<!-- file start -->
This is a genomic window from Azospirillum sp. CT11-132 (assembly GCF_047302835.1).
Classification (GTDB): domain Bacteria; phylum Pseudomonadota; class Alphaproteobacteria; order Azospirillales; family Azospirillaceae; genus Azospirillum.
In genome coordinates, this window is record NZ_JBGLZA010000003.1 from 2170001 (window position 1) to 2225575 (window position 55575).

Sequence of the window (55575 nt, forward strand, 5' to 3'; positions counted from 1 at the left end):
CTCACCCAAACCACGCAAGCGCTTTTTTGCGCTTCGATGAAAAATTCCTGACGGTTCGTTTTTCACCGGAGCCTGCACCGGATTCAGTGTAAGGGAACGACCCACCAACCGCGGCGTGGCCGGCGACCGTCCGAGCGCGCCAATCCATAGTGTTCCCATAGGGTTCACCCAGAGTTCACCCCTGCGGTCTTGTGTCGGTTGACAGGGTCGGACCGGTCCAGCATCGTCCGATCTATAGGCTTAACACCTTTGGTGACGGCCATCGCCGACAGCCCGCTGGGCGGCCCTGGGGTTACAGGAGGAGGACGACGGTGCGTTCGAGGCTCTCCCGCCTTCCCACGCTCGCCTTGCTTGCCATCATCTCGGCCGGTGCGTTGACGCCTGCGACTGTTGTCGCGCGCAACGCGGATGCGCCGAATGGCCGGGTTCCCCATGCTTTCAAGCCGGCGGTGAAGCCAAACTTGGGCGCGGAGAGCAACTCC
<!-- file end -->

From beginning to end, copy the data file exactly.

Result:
This is a genomic window from Azospirillum sp. CT11-132 (assembly GCF_047302835.1).
Classification (GTDB): domain Bacteria; phylum Pseudomonadota; class Alphaproteobacteria; order Azospirillales; family Azospirillaceae; genus Azospirillum.
In genome coordinates, this window is record NZ_JBGLZA010000003.1 from 2170001 (window position 1) to 2225575 (window position 55575).

Sequence of the window (55575 nt, forward strand, 5' to 3'; positions counted from 1 at the left end):
CTCACCCAAACCACGCAAGCGCTTTTTTGCGCTTCGATGAAAAATTCCTGACGGTTCGTTTTTCACCGGAGCCTGCACCGGATTCAGTGTAAGGGAACGACCCACCAACCGCGGCGTGGCCGGCGACCGTCCGAGCGCGCCAATCCATAGTGTTCCCATAGGGTTCACCCAGAGTTCACCCCTGCGGTCTTGTGTCGGTTGACAGGGTCGGACCGGTCCAGCATCGTCCGATCTATAGGCTTAACACCTTTGGTGACGGCCATCGCCGACAGCCCGCTGGGCGGCCCTGGGGTTACAGGAGGAGGACGACGGTGCGTTCGAGGCTCTCCCGCCTTCCCACGCTCGCCTTGCTTGCCATCATCTCGGCCGGTGCGTTGACGCCTGCGACTGTTGTCGCGCGCAACGCGGATGCGCCGAATGGCCGGGTTCCCCATGCTTTCAAGCCGGCGGTGAAGCCAAACTTGGGCGCGGAGAGCAACTCC